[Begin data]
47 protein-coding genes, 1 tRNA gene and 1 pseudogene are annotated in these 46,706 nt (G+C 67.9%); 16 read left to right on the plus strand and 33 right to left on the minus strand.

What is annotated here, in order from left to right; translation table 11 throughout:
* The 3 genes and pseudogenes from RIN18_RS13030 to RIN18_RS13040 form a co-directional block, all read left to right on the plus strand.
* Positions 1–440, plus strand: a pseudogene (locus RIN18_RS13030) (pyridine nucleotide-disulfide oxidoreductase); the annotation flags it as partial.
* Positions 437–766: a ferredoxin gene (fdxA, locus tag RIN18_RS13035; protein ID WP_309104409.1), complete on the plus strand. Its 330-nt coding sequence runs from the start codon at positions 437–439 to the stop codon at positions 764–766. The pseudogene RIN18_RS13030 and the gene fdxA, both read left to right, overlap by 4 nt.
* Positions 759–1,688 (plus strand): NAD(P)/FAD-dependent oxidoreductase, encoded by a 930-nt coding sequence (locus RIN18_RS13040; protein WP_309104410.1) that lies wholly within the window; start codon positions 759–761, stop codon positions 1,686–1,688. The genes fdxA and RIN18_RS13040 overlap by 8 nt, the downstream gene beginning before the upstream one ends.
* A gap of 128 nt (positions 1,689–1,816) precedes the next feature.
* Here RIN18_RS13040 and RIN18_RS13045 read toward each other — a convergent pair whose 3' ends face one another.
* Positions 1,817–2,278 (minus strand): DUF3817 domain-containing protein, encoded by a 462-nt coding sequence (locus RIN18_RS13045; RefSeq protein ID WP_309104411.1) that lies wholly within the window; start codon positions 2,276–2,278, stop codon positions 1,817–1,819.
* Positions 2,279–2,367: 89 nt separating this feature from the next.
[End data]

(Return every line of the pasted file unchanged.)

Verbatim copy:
47 protein-coding genes, 1 tRNA gene and 1 pseudogene are annotated in these 46,706 nt (G+C 67.9%); 16 read left to right on the plus strand and 33 right to left on the minus strand.

What is annotated here, in order from left to right; translation table 11 throughout:
* The 3 genes and pseudogenes from RIN18_RS13030 to RIN18_RS13040 form a co-directional block, all read left to right on the plus strand.
* Positions 1–440, plus strand: a pseudogene (locus RIN18_RS13030) (pyridine nucleotide-disulfide oxidoreductase); the annotation flags it as partial.
* Positions 437–766: a ferredoxin gene (fdxA, locus tag RIN18_RS13035; protein ID WP_309104409.1), complete on the plus strand. Its 330-nt coding sequence runs from the start codon at positions 437–439 to the stop codon at positions 764–766. The pseudogene RIN18_RS13030 and the gene fdxA, both read left to right, overlap by 4 nt.
* Positions 759–1,688 (plus strand): NAD(P)/FAD-dependent oxidoreductase, encoded by a 930-nt coding sequence (locus RIN18_RS13040; protein WP_309104410.1) that lies wholly within the window; start codon positions 759–761, stop codon positions 1,686–1,688. The genes fdxA and RIN18_RS13040 overlap by 8 nt, the downstream gene beginning before the upstream one ends.
* A gap of 128 nt (positions 1,689–1,816) precedes the next feature.
* Here RIN18_RS13040 and RIN18_RS13045 read toward each other — a convergent pair whose 3' ends face one another.
* Positions 1,817–2,278 (minus strand): DUF3817 domain-containing protein, encoded by a 462-nt coding sequence (locus RIN18_RS13045; RefSeq protein ID WP_309104411.1) that lies wholly within the window; start codon positions 2,276–2,278, stop codon positions 1,817–1,819.
* Positions 2,279–2,367: 89 nt separating this feature from the next.